LONDON (Reuters) - Passengers on London’s underground railway will soon be able to make and receive calls, filling an annoying communications gap for some but depriving others of one of the last bastions of mobile phone silence.
A 4G signal will be available for the first time on the underground from next March, starting with the Jubilee line.
“The London Underground network is an incredibly challenging environment ... but we are now well on the path to delivering mobile connectivity within our stations and tunnels,” said Shashi Verma, chief technology officer at Transport for London (TfL) which runs the network.
Connectivity will first be trialed on the eastern half of the Jubilee line with the rest of the network joining by the mid-2020s, TfL said in a statement.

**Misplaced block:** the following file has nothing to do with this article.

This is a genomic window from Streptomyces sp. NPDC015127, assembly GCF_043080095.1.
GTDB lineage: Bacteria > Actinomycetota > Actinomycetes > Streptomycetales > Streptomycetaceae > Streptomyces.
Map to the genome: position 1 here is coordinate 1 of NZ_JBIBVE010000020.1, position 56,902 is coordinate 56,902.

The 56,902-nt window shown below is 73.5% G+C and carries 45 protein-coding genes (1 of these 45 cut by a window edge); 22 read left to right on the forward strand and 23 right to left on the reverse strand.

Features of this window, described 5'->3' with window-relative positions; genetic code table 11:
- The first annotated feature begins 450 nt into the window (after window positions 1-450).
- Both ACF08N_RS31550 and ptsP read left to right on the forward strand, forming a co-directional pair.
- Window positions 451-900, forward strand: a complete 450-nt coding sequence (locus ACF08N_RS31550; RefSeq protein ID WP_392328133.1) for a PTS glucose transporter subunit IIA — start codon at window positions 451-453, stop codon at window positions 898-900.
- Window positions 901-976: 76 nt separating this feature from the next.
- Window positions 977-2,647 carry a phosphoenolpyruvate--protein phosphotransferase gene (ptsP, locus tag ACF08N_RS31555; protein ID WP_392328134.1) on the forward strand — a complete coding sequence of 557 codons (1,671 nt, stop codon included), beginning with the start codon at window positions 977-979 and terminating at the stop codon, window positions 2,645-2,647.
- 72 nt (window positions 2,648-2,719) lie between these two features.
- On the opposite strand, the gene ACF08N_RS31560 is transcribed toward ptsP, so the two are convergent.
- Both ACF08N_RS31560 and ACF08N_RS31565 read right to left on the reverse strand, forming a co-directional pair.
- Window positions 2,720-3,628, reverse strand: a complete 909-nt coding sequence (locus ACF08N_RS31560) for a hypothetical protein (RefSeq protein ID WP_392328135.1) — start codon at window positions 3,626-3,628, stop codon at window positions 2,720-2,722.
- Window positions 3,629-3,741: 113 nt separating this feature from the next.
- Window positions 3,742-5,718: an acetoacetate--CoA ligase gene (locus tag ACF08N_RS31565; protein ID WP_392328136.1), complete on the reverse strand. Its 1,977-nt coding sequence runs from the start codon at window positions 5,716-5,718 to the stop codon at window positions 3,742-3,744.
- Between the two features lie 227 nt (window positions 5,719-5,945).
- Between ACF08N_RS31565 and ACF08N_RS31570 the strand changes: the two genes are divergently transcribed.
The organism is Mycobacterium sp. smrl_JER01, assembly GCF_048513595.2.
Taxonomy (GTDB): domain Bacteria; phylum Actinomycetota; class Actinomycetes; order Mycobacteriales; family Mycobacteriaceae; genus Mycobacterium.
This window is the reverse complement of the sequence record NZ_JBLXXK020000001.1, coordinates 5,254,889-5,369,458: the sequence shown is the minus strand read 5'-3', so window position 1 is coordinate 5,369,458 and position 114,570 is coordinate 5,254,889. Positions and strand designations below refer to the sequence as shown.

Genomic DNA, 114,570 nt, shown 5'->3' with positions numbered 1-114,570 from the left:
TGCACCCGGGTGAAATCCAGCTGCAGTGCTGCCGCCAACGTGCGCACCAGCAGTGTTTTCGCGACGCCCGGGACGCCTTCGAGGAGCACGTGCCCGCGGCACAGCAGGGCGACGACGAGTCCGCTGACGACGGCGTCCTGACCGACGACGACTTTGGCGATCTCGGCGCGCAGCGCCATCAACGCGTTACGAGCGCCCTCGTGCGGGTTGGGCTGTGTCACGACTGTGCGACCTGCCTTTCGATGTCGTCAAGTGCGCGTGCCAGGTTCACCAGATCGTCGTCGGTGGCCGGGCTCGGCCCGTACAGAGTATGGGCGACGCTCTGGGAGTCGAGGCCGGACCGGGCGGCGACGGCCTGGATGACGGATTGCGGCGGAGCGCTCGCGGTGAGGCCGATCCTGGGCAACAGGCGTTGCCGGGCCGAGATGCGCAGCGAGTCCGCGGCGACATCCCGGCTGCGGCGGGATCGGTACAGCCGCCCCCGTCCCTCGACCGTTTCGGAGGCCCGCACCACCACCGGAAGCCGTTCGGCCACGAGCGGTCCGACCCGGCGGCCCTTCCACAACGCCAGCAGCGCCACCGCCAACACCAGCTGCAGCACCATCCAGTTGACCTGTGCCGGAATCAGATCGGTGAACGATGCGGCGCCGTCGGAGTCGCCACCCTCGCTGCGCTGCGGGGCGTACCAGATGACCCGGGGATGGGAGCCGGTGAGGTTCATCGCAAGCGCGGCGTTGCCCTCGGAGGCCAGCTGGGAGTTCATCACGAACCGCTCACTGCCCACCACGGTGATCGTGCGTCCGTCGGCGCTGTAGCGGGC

The new system, which will require more than 2,000 km (1200 miles) of cabling, will also host a new government network which the emergency services will use to communicate.
Other major underground rail systems in the world have had mobile connectivity for several years but London has always been difficult owing to the 150-year-old system’s narrow, winding tunnels.
London underground travellers currently have to rely on a wifi signal only available at stations.
Reporting by Freddie Hayward; editing by Stephen Addison